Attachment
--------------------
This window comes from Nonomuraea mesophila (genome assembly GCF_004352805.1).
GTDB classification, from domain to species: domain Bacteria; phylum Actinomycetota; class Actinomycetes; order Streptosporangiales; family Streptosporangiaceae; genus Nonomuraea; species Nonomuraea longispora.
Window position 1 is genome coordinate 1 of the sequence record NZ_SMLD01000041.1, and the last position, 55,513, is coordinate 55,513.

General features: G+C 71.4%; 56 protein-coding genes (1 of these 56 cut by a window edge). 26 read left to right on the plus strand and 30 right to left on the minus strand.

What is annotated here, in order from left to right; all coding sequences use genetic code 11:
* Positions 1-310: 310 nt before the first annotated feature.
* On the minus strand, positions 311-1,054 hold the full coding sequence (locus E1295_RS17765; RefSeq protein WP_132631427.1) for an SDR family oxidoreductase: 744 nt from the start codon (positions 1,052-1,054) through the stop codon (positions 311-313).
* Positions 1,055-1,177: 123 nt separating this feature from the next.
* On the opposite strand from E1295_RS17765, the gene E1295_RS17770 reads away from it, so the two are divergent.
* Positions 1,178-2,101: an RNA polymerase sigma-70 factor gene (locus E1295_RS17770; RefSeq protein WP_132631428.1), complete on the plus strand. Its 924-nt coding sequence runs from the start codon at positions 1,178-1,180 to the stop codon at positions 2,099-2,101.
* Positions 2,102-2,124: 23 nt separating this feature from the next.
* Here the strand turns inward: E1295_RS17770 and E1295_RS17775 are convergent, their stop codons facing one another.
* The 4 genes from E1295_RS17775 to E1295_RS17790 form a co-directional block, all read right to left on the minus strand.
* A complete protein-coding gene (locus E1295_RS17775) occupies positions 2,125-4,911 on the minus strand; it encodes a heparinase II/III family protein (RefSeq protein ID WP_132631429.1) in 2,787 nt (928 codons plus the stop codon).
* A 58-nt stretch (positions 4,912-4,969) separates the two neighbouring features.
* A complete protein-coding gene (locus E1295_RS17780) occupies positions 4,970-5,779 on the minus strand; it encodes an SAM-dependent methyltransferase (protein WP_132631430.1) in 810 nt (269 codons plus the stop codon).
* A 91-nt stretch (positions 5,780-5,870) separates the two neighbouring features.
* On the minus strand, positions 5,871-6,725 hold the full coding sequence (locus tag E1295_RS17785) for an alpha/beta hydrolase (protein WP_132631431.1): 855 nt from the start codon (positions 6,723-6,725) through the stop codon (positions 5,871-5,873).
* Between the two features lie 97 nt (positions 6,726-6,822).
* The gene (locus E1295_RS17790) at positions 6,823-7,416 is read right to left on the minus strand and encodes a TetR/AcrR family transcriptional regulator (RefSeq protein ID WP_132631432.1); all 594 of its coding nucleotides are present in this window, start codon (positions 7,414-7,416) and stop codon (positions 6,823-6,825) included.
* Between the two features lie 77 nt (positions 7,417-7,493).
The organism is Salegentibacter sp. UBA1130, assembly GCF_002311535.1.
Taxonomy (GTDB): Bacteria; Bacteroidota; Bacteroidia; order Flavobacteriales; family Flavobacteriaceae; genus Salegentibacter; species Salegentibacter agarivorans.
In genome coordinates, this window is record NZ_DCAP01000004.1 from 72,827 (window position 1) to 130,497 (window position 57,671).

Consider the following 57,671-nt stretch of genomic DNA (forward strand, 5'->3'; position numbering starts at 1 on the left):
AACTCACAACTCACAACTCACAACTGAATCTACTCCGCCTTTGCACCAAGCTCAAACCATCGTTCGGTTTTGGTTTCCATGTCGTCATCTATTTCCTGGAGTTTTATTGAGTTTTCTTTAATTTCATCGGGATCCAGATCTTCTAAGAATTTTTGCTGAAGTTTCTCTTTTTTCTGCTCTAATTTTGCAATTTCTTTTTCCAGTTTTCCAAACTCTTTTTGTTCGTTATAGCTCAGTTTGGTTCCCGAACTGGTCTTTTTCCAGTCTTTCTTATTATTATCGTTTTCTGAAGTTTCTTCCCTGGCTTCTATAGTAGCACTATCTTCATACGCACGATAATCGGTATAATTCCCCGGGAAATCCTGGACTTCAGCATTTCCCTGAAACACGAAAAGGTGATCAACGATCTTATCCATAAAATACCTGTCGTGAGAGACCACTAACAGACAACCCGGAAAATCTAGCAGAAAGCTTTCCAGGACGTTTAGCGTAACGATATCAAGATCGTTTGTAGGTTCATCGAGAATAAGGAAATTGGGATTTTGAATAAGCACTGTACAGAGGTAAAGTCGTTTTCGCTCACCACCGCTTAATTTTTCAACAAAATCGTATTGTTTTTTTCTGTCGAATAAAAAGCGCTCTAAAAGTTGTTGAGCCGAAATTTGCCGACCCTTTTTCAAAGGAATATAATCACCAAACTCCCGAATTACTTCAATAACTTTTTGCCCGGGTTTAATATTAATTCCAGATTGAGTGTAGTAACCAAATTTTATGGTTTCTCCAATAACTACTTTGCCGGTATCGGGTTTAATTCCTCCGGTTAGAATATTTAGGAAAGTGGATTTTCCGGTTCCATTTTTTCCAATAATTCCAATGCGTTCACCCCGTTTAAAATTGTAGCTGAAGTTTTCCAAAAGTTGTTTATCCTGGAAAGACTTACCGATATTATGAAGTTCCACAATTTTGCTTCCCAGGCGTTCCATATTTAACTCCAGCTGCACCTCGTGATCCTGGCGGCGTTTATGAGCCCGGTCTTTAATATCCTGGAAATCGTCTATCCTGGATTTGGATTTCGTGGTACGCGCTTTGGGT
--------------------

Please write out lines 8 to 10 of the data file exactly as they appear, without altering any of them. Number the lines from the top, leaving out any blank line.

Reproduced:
* Positions 1,055-1,177: 123 nt separating this feature from the next.
* On the opposite strand from E1295_RS17765, the gene E1295_RS17770 reads away from it, so the two are divergent.
* Positions 1,178-2,101: an RNA polymerase sigma-70 factor gene (locus E1295_RS17770; RefSeq protein WP_132631428.1), complete on the plus strand. Its 924-nt coding sequence runs from the start codon at positions 1,178-1,180 to the stop codon at positions 2,099-2,101.